RONNIE TJAMPITJINPA, born circa 1943 | Papa Dingo – near Kiwirrkura, 1996 | synthetic polymer paint on canvas | 130 x 264 cm

This year, Reconciliation Week theme is Be Brave. Make Change.

As a leading Australian contemporary art gallery, we strive to evolve, to initiate positive industry change, and contribute to the awareness and appreciation of our country’s First Nations art and culture.

It is our belief that the Indigenous art market is an important and central vehicle to meaningful reconciliation.Indeed, it is perhaps the best vehicle to teach non-Indigenous Australia and the world about the significance of our unique heritage.

These are three changes we have made recently to our business as we strive to achieve our aims:

Sharing Success

In 2021, D’Lan Contemporary, launched The National Endowment for Indigenous Visual Arts (NEIVA) an independent trust fund designed to centralise and distribute proceeds from art sales back to Australian Indigenous artists and their working communities.

Earlier this year we announced our commitment to direct 30% of net profits to the National Endowment of Indigenous Visual Arts (NEIVA).

This financial year, we expect to contribute over $100K to this independent fund, which will be distributed in line with NEIVA’s strategy and on the recommendation of NEIVA’s independent Indigenous advisory board.

Our aim is to demonstrate that shared success need not compromise sustainability, and our hope is that NEIVA will be embraced by the broader art market.

Recently, Leonard Joel, following their adoption of ethical provenance standards across all Indigenous Art sales, agreed to allocate 2.5% of the hammer price from the auction of The Kelton Collection of Indigenous Art to NEIVA. They are the first auction house to contribute to the Fund.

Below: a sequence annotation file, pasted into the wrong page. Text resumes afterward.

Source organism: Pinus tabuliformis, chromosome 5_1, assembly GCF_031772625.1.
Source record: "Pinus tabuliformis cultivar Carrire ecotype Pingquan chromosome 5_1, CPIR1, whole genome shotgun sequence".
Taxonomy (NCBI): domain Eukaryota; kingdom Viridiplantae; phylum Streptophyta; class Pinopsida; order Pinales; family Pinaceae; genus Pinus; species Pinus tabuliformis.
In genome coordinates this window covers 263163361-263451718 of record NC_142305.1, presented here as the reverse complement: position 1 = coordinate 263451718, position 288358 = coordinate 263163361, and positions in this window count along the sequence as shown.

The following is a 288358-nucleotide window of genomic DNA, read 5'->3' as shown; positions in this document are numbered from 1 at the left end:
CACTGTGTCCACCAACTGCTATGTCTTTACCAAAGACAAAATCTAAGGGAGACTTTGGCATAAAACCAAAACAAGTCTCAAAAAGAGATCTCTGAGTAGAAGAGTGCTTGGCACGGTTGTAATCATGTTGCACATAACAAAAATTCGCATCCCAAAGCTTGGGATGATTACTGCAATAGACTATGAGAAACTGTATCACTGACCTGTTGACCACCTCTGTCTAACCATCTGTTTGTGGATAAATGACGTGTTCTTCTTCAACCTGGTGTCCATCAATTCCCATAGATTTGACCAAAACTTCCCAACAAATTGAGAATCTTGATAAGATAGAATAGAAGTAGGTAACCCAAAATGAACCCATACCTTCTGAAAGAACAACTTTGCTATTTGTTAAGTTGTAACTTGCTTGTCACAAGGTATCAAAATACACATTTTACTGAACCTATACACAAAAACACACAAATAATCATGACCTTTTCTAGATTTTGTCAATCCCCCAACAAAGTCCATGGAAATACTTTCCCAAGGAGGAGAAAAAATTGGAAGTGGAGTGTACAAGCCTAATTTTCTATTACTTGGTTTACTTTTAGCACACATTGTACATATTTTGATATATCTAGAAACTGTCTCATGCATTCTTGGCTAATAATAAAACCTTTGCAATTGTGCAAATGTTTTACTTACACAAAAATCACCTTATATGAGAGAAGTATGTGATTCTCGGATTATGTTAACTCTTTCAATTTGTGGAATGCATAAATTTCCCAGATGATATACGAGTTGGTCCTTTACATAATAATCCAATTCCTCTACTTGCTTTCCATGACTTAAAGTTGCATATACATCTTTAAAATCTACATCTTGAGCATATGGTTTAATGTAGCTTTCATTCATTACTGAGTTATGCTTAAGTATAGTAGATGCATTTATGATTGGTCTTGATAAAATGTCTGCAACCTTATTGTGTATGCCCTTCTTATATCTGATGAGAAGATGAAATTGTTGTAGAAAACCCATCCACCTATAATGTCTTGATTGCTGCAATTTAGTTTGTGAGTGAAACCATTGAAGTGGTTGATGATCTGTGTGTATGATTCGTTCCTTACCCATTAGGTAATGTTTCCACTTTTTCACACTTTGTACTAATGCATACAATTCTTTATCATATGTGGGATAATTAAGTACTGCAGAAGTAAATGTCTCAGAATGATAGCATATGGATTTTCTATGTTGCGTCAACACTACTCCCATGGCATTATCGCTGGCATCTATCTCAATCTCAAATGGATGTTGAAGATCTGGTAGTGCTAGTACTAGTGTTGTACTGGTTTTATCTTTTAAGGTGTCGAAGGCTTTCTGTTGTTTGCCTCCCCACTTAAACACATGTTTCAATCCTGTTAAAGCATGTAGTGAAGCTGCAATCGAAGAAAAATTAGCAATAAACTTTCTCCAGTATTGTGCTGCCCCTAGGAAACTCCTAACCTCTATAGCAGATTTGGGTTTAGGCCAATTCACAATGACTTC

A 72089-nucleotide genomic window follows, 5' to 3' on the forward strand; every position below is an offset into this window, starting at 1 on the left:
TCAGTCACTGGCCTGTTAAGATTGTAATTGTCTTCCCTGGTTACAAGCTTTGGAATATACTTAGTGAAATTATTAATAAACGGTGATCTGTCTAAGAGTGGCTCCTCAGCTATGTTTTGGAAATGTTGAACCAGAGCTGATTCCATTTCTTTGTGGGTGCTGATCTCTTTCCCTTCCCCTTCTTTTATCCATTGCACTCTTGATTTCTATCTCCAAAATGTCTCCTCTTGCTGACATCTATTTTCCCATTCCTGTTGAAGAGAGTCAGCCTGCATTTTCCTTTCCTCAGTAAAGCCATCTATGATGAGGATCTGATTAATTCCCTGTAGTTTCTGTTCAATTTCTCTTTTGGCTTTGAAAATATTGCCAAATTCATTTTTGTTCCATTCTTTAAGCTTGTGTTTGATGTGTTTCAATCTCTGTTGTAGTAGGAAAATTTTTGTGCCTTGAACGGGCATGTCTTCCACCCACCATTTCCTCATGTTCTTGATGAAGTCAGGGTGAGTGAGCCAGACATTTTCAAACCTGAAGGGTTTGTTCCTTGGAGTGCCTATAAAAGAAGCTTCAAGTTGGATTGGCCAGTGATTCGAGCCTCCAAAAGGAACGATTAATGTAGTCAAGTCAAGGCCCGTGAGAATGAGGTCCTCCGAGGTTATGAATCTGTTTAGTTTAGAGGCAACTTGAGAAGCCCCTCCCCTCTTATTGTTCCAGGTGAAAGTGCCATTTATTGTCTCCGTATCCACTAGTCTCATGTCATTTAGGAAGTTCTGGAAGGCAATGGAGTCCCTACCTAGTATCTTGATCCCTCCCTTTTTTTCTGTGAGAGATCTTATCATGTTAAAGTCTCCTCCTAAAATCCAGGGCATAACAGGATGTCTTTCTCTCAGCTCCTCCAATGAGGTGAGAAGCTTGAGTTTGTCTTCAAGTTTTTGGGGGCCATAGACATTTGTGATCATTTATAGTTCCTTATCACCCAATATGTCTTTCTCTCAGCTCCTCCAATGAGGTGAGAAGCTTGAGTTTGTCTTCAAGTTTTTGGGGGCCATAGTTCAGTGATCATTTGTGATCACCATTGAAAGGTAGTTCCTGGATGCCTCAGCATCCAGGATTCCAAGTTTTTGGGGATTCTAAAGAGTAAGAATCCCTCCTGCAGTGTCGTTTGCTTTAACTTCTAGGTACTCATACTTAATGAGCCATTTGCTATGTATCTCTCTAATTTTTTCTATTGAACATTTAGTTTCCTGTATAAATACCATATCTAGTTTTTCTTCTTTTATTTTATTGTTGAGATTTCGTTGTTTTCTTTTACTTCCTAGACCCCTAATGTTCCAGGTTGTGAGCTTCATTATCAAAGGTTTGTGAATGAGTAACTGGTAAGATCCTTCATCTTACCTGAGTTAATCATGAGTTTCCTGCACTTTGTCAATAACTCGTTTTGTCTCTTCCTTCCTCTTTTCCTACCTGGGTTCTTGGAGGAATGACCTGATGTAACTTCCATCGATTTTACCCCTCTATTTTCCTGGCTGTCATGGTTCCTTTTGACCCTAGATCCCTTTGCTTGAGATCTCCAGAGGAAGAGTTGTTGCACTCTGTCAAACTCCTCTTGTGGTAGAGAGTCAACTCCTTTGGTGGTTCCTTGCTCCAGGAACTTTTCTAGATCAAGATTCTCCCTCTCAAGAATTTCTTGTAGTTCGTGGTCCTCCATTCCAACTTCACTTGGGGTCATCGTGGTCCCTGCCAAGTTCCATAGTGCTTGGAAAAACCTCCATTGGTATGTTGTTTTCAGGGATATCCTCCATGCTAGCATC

We urge all our industry colleagues – galleries, dealers, and arts organisations – to join with us in our ongoing commitment to initiate long-lasting change in this important segment of the arts industry, and indeed, our culture.

Estate Management + Representation:

A future focus of business will be engaging with Art Centres, Artist Estates and beneficiaries with a view to enhancing the commercial and critical success of artists through market representation.

We believe there is significant scope to actively advocate on behalf of First Nation Artist Estates and will seek to expand our vision for shared success in this important segment of the art market.

Expanded D’C Team:

In order to successfully implement our ambitious growth plan, we recognise the importance of having the right people on board; people who share and can be part of our vision. We have developed a First Nations employment strategy and liaise with community partners such as Ganbina to promote new opportunities.

Earlier this year Chloe Jones, a Yorta Yorta woman, joined our business as Gallery Assistant. Chloe’s focus will be to engage with  our clients here and overseas and to enhance their gallery experience.

Diane de Mascarel also recently joined us in the role of Gallery Manager & Registrar. Diane brings a wealth of industry experience to the role and her focus will be to oversee the smooth running of the gallery, all exhibitions and partnerships, here and overseas.

We look forward to continuing to initiate and implement further positive change, with the hope that initiatives like NEIVA will become the permanent and workable industry standard which help drives sustainable growth across all facets.